As someone who didn’t grow up in the Bay Area, I didn’t always have the oceans or mountains within easy driving/biking/walking distance. Before I saw these areas with my own eyes, I saw them through photographs. Photography helps connect people to places even if they don’t see them in person, and it helps them understand what out there needs protecting. The world is a big place, and it can be difficult to remember what is out there without seeing it. When it comes to nature, there’s so much cool stuff that it’s hard to believe it exists until you see it. Crown shyness was one of those things for me. If trees are smart enough to use crown shyness as a way to protect themselves and each other from disease, then humans need to be smart enough to protect them.

Photography can also open our eyes to what’s wrong with our current way of living. We’ve all seen the photo of the turtle with the straw in its nose, we’ve seen photos of birds whose legs are caught in nets, and we’ve seen photos of plastics covering our coasts. When humans see these photos, I hope we become more conscious about consumption and feel inspired to contribute to sustainability and clean-up efforts.

Where are your favorite outdoor places in the Bay Area? And which is your favorite to photograph? 

How can I just pick one? The Bay Area is one of the most beautiful places I’ve experienced, and there’s inspiration everywhere I look. Part of that is because each piece of the Bay Area is so unique. You can travel to the coast and photograph the ocean, or you can hike up in the mountains and photograph trees, or you can climb to the top of a parking garage and photograph the skyline. I love going on long walks, and sometimes I’ll see deer and owls in driveways, or I’ll notice unique flowers in peoples’ gardens. But something I can see over and over again and never get tired of is the view of the SF skyline from the Bay Bridge–especially while traveling eastbound.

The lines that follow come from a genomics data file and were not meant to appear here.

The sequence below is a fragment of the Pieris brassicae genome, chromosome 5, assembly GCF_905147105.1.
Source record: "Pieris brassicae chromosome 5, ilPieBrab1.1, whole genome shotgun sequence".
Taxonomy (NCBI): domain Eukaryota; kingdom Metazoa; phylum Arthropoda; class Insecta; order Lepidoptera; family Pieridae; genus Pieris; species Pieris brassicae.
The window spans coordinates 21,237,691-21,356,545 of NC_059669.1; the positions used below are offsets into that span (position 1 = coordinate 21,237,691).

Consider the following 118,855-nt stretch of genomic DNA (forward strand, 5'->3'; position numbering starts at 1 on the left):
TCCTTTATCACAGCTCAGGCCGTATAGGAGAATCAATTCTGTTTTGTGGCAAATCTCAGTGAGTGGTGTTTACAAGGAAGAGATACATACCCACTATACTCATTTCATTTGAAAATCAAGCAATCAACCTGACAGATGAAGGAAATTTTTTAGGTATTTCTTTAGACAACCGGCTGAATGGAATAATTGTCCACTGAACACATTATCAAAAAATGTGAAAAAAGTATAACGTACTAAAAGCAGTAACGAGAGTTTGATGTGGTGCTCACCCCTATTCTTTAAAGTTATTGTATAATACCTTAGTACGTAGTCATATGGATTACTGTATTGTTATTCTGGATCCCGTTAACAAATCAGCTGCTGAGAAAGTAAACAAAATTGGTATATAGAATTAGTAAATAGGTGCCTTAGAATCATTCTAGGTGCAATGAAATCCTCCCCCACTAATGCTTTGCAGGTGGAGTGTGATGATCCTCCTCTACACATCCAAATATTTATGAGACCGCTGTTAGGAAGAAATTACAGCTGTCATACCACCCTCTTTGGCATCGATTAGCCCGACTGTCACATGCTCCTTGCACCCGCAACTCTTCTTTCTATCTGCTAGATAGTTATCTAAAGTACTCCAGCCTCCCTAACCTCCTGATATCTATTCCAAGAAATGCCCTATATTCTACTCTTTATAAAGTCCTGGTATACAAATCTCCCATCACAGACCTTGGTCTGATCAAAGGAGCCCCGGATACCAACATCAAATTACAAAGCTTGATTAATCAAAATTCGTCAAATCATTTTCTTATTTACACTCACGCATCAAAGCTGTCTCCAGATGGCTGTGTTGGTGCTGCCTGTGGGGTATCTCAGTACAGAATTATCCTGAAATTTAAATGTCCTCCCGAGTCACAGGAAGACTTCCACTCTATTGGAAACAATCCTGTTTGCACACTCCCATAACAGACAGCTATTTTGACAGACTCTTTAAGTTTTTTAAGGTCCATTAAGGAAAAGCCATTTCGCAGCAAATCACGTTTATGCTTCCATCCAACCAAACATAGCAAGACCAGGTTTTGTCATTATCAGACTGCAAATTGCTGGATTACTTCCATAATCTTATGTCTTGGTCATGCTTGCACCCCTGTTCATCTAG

Lastly, is there anything else you’d like to share? 

I wanted to give a shout-out to the photographers of the 11 other images selected as finalists in this year’s photo contest. I am honored and humbled that my photo was selected to be among this group. In looking through the photos, I was in awe of the Bay’s natural wonders and the way in which each photographer captured them. I can’t wait to keep exploring this place we get to call home. Finally, I wanted to say thank you to everyone who voted for my photo for the People’s Choice Award. Winning the award was truly a bright spot in my year, and I am grateful for the opportunity to talk about photography and sustainability with Save The Bay because of it.

Save The Bay Fellows provide critical professional support in our office and at restoration sites while gaining hands-on experience and individual mentorship.

Save The Bay Fellows provide critical professional support in our office and at restoration sites while gaining hands-on experience and individual mentorship.